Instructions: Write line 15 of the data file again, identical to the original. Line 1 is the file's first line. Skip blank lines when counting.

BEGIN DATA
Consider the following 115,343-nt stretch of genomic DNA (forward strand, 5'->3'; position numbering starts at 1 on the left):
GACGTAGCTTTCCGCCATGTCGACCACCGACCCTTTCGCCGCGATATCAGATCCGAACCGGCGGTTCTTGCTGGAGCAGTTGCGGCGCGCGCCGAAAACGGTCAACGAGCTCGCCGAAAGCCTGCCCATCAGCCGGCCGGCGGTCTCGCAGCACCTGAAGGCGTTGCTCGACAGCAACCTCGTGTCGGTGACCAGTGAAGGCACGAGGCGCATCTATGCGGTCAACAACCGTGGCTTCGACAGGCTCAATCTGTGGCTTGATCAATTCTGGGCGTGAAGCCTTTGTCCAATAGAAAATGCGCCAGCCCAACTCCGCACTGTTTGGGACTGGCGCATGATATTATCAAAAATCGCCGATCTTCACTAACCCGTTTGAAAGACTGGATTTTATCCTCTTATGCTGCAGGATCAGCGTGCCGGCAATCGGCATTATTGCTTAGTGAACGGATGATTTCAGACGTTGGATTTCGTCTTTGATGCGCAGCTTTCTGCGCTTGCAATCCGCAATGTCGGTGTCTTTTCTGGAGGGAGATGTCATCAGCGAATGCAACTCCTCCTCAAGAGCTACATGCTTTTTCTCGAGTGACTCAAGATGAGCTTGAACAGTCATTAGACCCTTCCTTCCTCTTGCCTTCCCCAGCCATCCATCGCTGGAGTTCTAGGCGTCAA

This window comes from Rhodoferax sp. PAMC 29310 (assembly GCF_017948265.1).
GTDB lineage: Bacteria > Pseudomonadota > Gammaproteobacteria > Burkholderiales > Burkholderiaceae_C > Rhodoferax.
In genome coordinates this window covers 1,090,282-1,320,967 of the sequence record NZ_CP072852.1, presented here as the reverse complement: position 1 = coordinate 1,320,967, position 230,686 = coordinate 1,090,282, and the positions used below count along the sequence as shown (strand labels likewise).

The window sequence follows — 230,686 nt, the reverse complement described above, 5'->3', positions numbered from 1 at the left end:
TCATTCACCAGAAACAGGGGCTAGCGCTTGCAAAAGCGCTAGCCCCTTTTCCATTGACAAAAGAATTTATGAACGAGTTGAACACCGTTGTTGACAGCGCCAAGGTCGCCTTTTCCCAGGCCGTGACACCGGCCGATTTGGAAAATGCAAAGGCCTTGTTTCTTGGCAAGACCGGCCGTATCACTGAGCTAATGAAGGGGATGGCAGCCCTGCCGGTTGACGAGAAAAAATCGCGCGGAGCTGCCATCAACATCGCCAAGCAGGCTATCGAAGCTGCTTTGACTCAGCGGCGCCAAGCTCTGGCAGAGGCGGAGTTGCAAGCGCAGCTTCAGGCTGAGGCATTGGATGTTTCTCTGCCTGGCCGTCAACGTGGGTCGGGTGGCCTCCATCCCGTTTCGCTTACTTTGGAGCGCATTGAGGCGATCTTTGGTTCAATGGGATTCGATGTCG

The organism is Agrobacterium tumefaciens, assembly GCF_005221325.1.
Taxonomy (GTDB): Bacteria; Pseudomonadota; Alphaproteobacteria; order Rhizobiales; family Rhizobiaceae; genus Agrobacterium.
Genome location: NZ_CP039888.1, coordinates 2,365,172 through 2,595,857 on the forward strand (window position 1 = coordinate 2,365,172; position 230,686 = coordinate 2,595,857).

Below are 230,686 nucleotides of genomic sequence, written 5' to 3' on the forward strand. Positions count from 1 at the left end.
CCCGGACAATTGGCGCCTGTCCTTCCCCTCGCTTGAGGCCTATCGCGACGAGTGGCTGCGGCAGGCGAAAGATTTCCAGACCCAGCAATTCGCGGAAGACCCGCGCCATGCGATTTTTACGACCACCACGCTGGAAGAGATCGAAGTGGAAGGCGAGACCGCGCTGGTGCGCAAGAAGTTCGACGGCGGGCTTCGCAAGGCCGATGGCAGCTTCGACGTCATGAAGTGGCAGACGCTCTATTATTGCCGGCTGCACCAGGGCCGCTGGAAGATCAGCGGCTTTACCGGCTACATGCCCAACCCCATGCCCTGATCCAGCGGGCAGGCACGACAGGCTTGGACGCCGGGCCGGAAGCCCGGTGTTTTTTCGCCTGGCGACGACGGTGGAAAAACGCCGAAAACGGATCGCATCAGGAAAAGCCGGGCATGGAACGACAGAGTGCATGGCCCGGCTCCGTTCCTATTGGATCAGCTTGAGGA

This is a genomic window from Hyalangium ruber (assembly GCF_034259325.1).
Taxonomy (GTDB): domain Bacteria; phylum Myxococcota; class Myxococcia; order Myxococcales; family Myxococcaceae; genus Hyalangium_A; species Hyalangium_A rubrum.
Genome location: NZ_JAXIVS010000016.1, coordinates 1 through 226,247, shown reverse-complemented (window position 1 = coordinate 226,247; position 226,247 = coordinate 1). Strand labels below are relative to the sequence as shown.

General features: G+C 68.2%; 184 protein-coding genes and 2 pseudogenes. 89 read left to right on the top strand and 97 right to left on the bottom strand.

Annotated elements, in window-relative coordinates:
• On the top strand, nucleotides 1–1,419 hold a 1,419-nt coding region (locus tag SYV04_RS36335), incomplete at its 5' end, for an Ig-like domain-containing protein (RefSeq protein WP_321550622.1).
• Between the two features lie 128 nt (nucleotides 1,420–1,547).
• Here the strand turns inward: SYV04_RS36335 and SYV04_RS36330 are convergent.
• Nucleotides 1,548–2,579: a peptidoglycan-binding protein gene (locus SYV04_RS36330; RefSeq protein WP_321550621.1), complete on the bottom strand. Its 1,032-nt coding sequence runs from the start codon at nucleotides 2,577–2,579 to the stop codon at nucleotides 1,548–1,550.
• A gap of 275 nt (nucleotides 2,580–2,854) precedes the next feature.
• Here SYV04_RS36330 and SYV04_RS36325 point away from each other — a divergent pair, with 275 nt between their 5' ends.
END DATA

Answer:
Genome location: NZ_JAXIVS010000016.1, coordinates 1 through 226,247, shown reverse-complemented (window position 1 = coordinate 226,247; position 226,247 = coordinate 1). Strand labels below are relative to the sequence as shown.